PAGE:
|Jan 09, 2006, 10:57 PM|
looking for a DIY tutorial.
I am trying to find info on toturial on how to make a plane from scratch (the body not the electronics) prefeably a trainer type plane.
thanks a bunch
|Jan 09, 2006, 11:22 PM|
There are a ton of scratch build plans available online. You should be able to find some links by searching these forums.
Have you built from schematics/CAD drawings before? I was interested (and still am) in doing a scratch build, but was highly encouraged to build a kit first. Kits come with everything pre-cut, usually by laser, so it's pretty precise.
I'm going to do a kit first, then think about a scratch build.
|Jan 10, 2006, 12:55 AM|
Joined Sep 2004
Pick a basic design. For a basic parkflyer, follow these "rules":
Distance between motor and leading edge of wing: .75 mean chord length. For example, if your wing is 6" wide, the wing would sit back ~4.5"
Wing aspect ratio of ~4:1 to 5:1.
Ailerons ~15% of wing area.
Stabilizer ~20% of wing area.
Elelvator ~35% of Stabilizer.
Fuselage length from trailing edge of wing ~1.5 to 2 times chord to middle of elevator.
Factor in construction type, weight, wing loading, etc.
Start by trying to build from scratch a proven design - say a SS, but with a built-up wing. Then move up the food chain.
|Jan 10, 2006, 03:43 PM|
scroll down on the rcgroups home page!
there's the aircraft modeling science forum.
|Jan 10, 2006, 04:34 PM|
Kilsyth, Victoria, Australia
Joined Oct 2003
Tony, If you can find a copy through one of the S/H bookstores buy a copy of Gordon Whitehead's "Scale Aircraft - Models for everyday flying". Though you are asking about trainers this book covers everything including basic design, airfoils, CG location and construction techniques. Thing to bear in mind is that it was written 26 years ago and for IC power. Nevetheless, it is a first rate overall guide and I still refer to my copy even though I've been building for 50+ years. Good Luck
|Jan 10, 2006, 05:53 PM|
Joined Aug 2005
Another book is "Aircraft Workshop: Learn to Make Models that Fly", by Kelvin Shacklock. There are plans for a good high-wing trainer and gives you a list of the materials you will need. He takes you step-by-step through building the plane. This book does goes through some of the basics of model design (not real in-depth), but gets you building plans from scratch.
|Jan 10, 2006, 05:56 PM|
Joined Mar 2004
Design Guidelines for Electric Powered Model Aircraft (from Maxcim.com)
Select model and scale (or size).
Determine wing area in square feet (span in inches x avg. chord in inches / 144).
Work out total weight for desired wing loading:
For typical 05 to 40 sized models:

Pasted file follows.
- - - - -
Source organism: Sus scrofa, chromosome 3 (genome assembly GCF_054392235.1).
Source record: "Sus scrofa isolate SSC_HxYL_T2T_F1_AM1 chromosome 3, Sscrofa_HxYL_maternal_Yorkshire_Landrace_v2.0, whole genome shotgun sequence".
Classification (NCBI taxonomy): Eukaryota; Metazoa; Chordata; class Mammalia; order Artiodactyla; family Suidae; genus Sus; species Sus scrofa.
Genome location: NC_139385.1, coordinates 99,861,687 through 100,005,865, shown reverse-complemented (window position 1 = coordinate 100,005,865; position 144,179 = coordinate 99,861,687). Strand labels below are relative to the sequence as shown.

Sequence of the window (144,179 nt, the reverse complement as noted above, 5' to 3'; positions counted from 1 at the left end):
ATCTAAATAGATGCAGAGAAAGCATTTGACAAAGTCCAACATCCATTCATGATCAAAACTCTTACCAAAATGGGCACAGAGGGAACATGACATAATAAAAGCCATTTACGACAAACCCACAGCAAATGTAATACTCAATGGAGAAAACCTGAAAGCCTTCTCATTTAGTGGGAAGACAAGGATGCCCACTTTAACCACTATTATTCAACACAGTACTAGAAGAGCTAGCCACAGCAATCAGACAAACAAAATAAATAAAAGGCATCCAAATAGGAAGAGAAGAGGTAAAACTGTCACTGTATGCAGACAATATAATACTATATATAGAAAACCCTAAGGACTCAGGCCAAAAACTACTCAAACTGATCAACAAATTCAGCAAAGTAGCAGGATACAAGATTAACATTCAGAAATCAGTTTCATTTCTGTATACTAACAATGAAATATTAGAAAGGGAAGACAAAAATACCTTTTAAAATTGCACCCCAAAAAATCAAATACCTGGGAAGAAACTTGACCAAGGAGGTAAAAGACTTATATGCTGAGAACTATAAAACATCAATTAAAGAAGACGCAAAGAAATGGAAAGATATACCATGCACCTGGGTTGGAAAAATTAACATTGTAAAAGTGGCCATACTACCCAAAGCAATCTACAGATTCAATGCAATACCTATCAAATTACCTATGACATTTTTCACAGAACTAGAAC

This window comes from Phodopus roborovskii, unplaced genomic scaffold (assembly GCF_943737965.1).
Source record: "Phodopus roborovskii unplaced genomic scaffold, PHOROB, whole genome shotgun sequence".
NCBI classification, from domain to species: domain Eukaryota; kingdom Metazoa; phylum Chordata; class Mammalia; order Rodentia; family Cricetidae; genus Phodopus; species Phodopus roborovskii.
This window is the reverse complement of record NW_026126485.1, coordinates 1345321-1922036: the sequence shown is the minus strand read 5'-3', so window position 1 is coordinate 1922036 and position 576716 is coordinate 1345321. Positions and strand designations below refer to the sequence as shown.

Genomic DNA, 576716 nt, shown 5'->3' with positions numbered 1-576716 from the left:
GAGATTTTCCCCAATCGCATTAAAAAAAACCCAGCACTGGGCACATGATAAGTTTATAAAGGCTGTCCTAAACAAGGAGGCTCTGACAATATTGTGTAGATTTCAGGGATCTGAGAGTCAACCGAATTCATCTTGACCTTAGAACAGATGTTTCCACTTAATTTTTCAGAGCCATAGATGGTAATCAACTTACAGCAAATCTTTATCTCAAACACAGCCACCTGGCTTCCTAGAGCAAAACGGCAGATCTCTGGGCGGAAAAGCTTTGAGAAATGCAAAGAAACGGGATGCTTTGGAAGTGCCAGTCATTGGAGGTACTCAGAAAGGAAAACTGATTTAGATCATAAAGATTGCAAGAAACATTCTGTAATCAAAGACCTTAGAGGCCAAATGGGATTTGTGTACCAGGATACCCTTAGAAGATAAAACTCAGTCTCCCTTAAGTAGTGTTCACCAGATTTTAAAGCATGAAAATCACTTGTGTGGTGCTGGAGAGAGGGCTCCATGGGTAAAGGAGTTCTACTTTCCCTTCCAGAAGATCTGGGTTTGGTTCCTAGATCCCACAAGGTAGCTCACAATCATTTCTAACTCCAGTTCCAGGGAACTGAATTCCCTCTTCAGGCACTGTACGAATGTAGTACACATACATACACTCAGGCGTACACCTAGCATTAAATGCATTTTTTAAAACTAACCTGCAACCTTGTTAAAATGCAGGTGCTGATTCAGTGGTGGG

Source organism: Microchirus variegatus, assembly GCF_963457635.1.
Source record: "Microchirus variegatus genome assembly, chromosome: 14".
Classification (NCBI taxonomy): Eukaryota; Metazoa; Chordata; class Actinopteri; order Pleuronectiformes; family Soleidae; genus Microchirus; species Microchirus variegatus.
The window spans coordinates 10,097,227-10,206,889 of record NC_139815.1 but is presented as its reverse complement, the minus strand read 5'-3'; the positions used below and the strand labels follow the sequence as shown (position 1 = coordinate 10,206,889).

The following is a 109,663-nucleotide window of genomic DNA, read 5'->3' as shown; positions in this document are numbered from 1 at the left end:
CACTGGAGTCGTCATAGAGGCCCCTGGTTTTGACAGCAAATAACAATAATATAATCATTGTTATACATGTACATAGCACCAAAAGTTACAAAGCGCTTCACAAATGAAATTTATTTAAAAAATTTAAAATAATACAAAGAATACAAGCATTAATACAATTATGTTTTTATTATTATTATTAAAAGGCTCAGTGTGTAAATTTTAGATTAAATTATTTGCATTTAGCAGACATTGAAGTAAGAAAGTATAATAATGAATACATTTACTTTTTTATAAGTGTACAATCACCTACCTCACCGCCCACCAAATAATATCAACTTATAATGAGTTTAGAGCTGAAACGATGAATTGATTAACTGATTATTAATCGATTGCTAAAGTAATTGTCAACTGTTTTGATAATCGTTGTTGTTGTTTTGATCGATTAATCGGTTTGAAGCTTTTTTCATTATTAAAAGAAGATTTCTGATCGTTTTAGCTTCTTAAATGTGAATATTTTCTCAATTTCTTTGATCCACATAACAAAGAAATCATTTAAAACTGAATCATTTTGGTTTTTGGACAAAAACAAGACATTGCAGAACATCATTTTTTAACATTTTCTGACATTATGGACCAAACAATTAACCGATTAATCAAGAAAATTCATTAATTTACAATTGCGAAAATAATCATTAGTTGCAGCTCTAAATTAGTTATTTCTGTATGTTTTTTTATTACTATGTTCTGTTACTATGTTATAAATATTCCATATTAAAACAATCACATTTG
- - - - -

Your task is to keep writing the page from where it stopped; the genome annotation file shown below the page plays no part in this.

Less than 15 oz/sq.ft for a floater
15-20 oz/sq.ft for a cabin sport model/trainer
20-28 oz/sq.ft for a sport low wing, 30's, warbird, etc.
Over 30 oz/sq.ft - You're on your own!
Determine power input required:
Level Flight: 25 to 30 Watts per pound.
ROG off smooth surfaces, reasonable climb: 40 to 50 Watts per pound. (ROG = Rise Off Ground)
ROG off grass, Sport Aerobatics: 50 to 60 Watts per pound.
Pattern: 70 to 100 Watts per pound.
(Note that the actual calculation of these values depend upon the lift and drag coefficients, and so the higher values should be used for draggy airframes.)
For a typical current of 25 Amps and a cell voltage of 1 volt per cell, determine the number of cells required (Total Watts divided by 25).
Select the MaxNEO motor for the power and number of cells defined. Geared motors will generally give better performance for all but racing applications by allowing the use of a larger diameter, higher pitch, more efficient prop.
The maximum airframe weight (including the radio and servos) will be the total weight less the motor/battery/controller (the "motor power system") combined weight. Can you build it that light and still achieve the required strength? Generally, the "motor power system" weight should represent about one-half of the total flight weight.
Determine the approximate stall speed: Stall speed (mph) = 3.7 x sq. root of wing loading (oz/sq.ft)
The propeller pitch should give a theoretical "propeller speed" of at least twice the stall speed, and preferably 3 to 4 times the stall speed.
The propeller diameter should then be chosen to give the required current draw of about 25 Amps. (The diameter should always exceed the pitch).
As a final check, when it is all put together, the measured static thrust should be at least one third of the total model weight. Note that static thrust measurements are only meaningful if the propeller diameter is at least 150% of the pitch (e.g. 12x8).
Using the 1700 mAh cells will give a full power duration of around 4 minutes at 25 Amps (1.7 x 60/25). Going back to the power loading required for level flight (section 4 above) then allows estimation of the maximum "cruising" time. Actual flight time will of course be less than this due to the full power used at takeoff.
Finally, always use thick multistrand wire (no less than 14 gauge or 2.5 sq. mm), good connectors (e.g. Sermos or Powerpoles) and a high efficiency, high rate speed controller that can handle the required number of cells and current.
If you find that you cannot satisfy all of the above rules with some particular model, BEWARE! That first flight could be quite interesting.
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